A recent Medscape article entitled Nutrition for the Female Athlete makes the startling claim that young women engaged in gymnastics, distance running, diving, figure skating and ballet “commonly have inadequate nutritional intake.”
This brought my attention to one of the references supporting that statement, a 2013 article called “Dietary Intakes and Eating Habits of College Athletes: Are Female College Athletes Following the Current Sports Nutrition Standards?” In that article, they cite their own research into the macronutrient intakes of female college athletes. They claim that seventy five percent of the women they studied “failed to consume the minimum amount of carbohydrates that is required to support training.” Women in the study consumed an average of 257 grams of carb, with the range going from a low of 103 grams to a high of 460 grams.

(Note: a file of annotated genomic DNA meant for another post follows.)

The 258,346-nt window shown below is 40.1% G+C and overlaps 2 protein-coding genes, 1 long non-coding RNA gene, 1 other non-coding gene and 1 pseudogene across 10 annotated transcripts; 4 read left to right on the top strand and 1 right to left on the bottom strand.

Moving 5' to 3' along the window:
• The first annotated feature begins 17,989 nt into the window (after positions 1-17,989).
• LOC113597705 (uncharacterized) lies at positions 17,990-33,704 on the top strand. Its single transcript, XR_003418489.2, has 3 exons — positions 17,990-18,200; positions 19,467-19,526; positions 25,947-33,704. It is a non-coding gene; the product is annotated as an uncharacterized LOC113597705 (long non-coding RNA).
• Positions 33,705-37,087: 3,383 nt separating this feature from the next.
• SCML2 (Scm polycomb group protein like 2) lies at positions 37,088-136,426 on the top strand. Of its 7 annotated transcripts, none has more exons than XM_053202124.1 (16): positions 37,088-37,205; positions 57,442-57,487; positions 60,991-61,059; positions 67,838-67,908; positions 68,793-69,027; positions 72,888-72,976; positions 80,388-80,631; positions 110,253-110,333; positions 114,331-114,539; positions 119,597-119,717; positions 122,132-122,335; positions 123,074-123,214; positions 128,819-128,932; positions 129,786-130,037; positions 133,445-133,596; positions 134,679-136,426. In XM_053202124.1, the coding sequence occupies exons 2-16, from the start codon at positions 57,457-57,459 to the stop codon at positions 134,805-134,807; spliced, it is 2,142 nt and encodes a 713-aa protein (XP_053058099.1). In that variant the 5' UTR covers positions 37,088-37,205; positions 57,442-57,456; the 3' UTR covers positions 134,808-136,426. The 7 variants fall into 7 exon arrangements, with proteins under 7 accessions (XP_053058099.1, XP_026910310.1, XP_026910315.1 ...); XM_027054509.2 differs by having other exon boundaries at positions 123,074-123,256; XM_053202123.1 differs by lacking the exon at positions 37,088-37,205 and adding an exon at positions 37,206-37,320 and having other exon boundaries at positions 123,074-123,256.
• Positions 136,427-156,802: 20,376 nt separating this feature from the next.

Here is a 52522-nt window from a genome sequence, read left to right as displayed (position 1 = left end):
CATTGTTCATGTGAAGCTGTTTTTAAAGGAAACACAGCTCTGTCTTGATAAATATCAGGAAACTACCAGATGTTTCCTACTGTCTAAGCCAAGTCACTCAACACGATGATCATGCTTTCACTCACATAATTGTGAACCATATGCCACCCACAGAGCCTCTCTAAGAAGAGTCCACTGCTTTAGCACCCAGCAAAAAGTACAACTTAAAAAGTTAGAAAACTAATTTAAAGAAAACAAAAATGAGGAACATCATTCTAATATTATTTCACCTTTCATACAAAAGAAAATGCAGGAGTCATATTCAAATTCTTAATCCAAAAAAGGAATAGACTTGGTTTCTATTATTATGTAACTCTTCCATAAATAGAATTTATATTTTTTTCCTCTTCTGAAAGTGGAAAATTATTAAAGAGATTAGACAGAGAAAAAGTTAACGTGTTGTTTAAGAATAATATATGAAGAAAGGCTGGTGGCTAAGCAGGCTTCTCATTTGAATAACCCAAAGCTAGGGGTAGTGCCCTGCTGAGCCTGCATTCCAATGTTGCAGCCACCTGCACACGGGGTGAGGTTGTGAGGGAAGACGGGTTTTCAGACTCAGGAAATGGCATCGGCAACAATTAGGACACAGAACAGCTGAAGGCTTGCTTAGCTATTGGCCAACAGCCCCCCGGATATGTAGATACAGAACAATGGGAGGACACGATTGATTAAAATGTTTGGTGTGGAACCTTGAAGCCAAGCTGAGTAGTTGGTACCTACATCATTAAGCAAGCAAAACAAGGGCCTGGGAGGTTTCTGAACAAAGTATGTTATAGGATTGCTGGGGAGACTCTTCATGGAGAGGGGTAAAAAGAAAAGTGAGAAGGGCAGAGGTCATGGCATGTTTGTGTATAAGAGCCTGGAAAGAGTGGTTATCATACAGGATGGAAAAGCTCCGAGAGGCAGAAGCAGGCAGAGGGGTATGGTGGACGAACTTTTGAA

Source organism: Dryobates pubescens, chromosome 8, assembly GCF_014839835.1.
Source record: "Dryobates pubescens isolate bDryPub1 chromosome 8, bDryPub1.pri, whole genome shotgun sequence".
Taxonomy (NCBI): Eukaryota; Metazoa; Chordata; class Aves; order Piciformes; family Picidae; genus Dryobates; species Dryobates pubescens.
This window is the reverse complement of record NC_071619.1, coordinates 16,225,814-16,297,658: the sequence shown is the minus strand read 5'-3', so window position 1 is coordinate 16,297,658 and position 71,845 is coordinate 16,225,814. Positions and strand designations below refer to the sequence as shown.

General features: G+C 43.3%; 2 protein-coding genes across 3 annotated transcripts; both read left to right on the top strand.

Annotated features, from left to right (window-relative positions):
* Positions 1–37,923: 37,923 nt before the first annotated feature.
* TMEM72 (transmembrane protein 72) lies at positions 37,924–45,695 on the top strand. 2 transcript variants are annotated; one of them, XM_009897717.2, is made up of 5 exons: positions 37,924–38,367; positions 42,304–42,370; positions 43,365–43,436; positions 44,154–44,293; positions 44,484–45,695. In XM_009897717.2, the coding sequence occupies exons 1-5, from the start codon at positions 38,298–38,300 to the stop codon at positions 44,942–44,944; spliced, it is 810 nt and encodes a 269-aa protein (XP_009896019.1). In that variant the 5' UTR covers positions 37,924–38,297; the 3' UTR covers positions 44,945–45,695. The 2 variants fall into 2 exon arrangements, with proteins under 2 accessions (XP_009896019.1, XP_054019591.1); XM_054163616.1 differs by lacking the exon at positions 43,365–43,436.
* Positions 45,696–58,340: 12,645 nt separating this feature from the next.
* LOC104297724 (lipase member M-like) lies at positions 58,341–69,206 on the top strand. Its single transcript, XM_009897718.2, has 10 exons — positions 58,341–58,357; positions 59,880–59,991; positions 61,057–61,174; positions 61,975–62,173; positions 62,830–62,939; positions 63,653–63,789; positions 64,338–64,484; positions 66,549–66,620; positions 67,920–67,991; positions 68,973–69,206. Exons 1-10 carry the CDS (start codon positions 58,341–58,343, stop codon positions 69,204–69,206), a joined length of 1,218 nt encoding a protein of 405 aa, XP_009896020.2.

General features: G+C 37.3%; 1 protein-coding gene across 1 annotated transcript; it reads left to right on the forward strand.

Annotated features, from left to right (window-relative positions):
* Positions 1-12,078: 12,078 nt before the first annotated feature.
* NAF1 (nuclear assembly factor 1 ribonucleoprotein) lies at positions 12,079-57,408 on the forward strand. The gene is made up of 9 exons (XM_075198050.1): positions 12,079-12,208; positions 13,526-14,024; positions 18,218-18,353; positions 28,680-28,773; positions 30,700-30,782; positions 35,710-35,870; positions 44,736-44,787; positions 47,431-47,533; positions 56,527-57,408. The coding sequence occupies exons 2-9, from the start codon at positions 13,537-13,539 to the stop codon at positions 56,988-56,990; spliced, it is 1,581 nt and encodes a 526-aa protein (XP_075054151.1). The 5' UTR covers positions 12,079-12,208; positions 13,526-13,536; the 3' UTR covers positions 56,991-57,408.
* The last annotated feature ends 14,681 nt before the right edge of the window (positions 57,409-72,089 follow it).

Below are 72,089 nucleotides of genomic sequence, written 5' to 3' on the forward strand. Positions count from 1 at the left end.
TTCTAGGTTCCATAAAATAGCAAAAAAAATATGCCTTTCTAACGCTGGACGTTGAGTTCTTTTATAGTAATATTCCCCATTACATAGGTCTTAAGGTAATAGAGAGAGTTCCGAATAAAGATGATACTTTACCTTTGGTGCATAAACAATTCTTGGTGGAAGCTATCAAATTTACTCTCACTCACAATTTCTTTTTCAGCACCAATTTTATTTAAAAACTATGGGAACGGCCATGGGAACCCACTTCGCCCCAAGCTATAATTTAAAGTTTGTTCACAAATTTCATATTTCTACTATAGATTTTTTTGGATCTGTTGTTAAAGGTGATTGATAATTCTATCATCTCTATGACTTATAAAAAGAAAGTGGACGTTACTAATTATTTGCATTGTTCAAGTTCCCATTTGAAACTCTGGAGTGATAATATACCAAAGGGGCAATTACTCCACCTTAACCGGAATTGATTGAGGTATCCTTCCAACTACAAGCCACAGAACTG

Dietary sugar and starch are counted as carb. But as I’ve said many times, carb is broken down into sugar by the digestive system and by the time carb enters the bloodstream it is in the form of sugar. So it would be more accurate to count dietary sugar and starch as sugar and speak about all carbs in terms of their sugar content.
257 grams of sugar seems like plenty of sugar to me.